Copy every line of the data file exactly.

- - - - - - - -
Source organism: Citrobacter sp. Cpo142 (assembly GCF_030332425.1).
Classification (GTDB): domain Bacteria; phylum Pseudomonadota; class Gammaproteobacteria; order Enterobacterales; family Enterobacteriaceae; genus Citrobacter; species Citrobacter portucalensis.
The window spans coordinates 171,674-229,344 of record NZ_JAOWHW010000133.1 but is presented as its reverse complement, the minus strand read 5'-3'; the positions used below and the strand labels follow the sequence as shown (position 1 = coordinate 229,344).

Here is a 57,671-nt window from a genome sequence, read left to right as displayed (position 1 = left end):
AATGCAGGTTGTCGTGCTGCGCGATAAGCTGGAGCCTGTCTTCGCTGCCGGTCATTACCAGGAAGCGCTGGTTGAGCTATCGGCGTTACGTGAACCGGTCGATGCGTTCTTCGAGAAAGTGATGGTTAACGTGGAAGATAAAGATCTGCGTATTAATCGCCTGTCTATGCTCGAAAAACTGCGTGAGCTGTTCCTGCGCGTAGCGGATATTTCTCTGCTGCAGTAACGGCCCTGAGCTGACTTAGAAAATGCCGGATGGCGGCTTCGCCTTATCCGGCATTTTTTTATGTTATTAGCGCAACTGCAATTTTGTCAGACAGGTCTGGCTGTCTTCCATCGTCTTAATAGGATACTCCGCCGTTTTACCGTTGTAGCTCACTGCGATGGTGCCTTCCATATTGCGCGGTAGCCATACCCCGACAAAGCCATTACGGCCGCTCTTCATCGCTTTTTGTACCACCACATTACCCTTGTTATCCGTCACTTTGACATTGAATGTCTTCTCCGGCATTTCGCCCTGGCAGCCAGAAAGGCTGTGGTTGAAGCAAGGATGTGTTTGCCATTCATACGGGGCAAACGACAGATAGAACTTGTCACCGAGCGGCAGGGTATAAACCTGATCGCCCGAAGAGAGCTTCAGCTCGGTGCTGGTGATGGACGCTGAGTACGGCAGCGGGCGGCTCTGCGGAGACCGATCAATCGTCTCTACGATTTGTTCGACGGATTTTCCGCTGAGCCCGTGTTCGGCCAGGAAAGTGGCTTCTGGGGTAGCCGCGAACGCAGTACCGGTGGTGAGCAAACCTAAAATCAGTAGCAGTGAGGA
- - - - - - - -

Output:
Source organism: Citrobacter sp. Cpo142 (assembly GCF_030332425.1).
Classification (GTDB): domain Bacteria; phylum Pseudomonadota; class Gammaproteobacteria; order Enterobacterales; family Enterobacteriaceae; genus Citrobacter; species Citrobacter portucalensis.
The window spans coordinates 171,674-229,344 of record NZ_JAOWHW010000133.1 but is presented as its reverse complement, the minus strand read 5'-3'; the positions used below and the strand labels follow the sequence as shown (position 1 = coordinate 229,344).

Here is a 57,671-nt window from a genome sequence, read left to right as displayed (position 1 = left end):
AATGCAGGTTGTCGTGCTGCGCGATAAGCTGGAGCCTGTCTTCGCTGCCGGTCATTACCAGGAAGCGCTGGTTGAGCTATCGGCGTTACGTGAACCGGTCGATGCGTTCTTCGAGAAAGTGATGGTTAACGTGGAAGATAAAGATCTGCGTATTAATCGCCTGTCTATGCTCGAAAAACTGCGTGAGCTGTTCCTGCGCGTAGCGGATATTTCTCTGCTGCAGTAACGGCCCTGAGCTGACTTAGAAAATGCCGGATGGCGGCTTCGCCTTATCCGGCATTTTTTTATGTTATTAGCGCAACTGCAATTTTGTCAGACAGGTCTGGCTGTCTTCCATCGTCTTAATAGGATACTCCGCCGTTTTACCGTTGTAGCTCACTGCGATGGTGCCTTCCATATTGCGCGGTAGCCATACCCCGACAAAGCCATTACGGCCGCTCTTCATCGCTTTTTGTACCACCACATTACCCTTGTTATCCGTCACTTTGACATTGAATGTCTTCTCCGGCATTTCGCCCTGGCAGCCAGAAAGGCTGTGGTTGAAGCAAGGATGTGTTTGCCATTCATACGGGGCAAACGACAGATAGAACTTGTCACCGAGCGGCAGGGTATAAACCTGATCGCCCGAAGAGAGCTTCAGCTCGGTGCTGGTGATGGACGCTGAGTACGGCAGCGGGCGGCTCTGCGGAGACCGATCAATCGTCTCTACGATTTGTTCGACGGATTTTCCGCTGAGCCCGTGTTCGGCCAGGAAAGTGGCTTCTGGGGTAGCCGCGAACGCAGTACCGGTGGTGAGCAAACCTAAAATCAGTAGCAGTGAGGA